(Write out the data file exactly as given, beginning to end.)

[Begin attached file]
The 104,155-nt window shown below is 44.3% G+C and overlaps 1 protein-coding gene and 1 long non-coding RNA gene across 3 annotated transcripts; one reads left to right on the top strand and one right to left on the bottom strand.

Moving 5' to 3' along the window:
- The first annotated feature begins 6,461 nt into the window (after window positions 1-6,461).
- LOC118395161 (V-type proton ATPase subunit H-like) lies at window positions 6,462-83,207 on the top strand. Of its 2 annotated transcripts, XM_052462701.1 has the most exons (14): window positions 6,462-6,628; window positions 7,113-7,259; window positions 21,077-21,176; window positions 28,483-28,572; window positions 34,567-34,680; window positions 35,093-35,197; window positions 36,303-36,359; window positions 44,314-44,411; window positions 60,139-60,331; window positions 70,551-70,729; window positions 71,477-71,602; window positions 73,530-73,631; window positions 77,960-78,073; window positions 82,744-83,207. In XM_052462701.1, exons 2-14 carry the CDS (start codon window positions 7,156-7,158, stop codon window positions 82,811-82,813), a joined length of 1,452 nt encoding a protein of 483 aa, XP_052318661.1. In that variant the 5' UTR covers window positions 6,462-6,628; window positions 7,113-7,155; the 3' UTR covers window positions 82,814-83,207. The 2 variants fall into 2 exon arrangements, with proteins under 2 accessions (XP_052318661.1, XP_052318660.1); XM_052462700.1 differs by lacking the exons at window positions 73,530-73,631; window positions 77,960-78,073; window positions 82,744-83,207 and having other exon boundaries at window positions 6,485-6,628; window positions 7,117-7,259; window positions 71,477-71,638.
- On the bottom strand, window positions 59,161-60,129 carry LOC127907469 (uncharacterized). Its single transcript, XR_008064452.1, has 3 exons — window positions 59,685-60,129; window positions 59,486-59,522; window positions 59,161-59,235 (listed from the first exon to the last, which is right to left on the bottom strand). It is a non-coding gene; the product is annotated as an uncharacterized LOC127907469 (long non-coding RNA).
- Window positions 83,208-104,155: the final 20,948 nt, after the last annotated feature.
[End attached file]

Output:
The 104,155-nt window shown below is 44.3% G+C and overlaps 1 protein-coding gene and 1 long non-coding RNA gene across 3 annotated transcripts; one reads left to right on the top strand and one right to left on the bottom strand.

Moving 5' to 3' along the window:
- The first annotated feature begins 6,461 nt into the window (after window positions 1-6,461).
- LOC118395161 (V-type proton ATPase subunit H-like) lies at window positions 6,462-83,207 on the top strand. Of its 2 annotated transcripts, XM_052462701.1 has the most exons (14): window positions 6,462-6,628; window positions 7,113-7,259; window positions 21,077-21,176; window positions 28,483-28,572; window positions 34,567-34,680; window positions 35,093-35,197; window positions 36,303-36,359; window positions 44,314-44,411; window positions 60,139-60,331; window positions 70,551-70,729; window positions 71,477-71,602; window positions 73,530-73,631; window positions 77,960-78,073; window positions 82,744-83,207. In XM_052462701.1, exons 2-14 carry the CDS (start codon window positions 7,156-7,158, stop codon window positions 82,811-82,813), a joined length of 1,452 nt encoding a protein of 483 aa, XP_052318661.1. In that variant the 5' UTR covers window positions 6,462-6,628; window positions 7,113-7,155; the 3' UTR covers window positions 82,814-83,207. The 2 variants fall into 2 exon arrangements, with proteins under 2 accessions (XP_052318661.1, XP_052318660.1); XM_052462700.1 differs by lacking the exons at window positions 73,530-73,631; window positions 77,960-78,073; window positions 82,744-83,207 and having other exon boundaries at window positions 6,485-6,628; window positions 7,117-7,259; window positions 71,477-71,638.
- On the bottom strand, window positions 59,161-60,129 carry LOC127907469 (uncharacterized). Its single transcript, XR_008064452.1, has 3 exons — window positions 59,685-60,129; window positions 59,486-59,522; window positions 59,161-59,235 (listed from the first exon to the last, which is right to left on the bottom strand). It is a non-coding gene; the product is annotated as an uncharacterized LOC127907469 (long non-coding RNA).
- Window positions 83,208-104,155: the final 20,948 nt, after the last annotated feature.